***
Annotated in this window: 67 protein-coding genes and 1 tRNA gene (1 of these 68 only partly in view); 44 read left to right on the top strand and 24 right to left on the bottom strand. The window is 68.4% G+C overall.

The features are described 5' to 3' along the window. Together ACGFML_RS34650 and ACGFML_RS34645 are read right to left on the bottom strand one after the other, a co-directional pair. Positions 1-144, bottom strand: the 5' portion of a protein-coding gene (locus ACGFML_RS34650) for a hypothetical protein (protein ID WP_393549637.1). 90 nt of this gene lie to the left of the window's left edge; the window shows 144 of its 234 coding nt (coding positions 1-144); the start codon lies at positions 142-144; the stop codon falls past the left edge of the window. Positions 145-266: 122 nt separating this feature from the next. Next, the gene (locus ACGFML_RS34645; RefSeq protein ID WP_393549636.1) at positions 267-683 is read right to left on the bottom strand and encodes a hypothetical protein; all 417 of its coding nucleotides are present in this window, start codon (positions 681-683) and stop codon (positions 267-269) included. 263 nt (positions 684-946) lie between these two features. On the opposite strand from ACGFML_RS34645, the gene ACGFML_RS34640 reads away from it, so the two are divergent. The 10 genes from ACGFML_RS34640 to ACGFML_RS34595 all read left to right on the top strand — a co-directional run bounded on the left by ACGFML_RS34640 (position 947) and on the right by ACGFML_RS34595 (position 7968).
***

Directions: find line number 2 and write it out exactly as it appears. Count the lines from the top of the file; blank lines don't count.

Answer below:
The features are described 5' to 3' along the window. Together ACGFML_RS34650 and ACGFML_RS34645 are read right to left on the bottom strand one after the other, a co-directional pair. Positions 1-144, bottom strand: the 5' portion of a protein-coding gene (locus ACGFML_RS34650) for a hypothetical protein (protein ID WP_393549637.1). 90 nt of this gene lie to the left of the window's left edge; the window shows 144 of its 234 coding nt (coding positions 1-144); the start codon lies at positions 142-144; the stop codon falls past the left edge of the window. Positions 145-266: 122 nt separating this feature from the next. Next, the gene (locus ACGFML_RS34645; RefSeq protein ID WP_393549636.1) at positions 267-683 is read right to left on the bottom strand and encodes a hypothetical protein; all 417 of its coding nucleotides are present in this window, start codon (positions 681-683) and stop codon (positions 267-269) included. 263 nt (positions 684-946) lie between these two features. On the opposite strand from ACGFML_RS34645, the gene ACGFML_RS34640 reads away from it, so the two are divergent. The 10 genes from ACGFML_RS34640 to ACGFML_RS34595 all read left to right on the top strand — a co-directional run bounded on the left by ACGFML_RS34640 (position 947) and on the right by ACGFML_RS34595 (position 7968).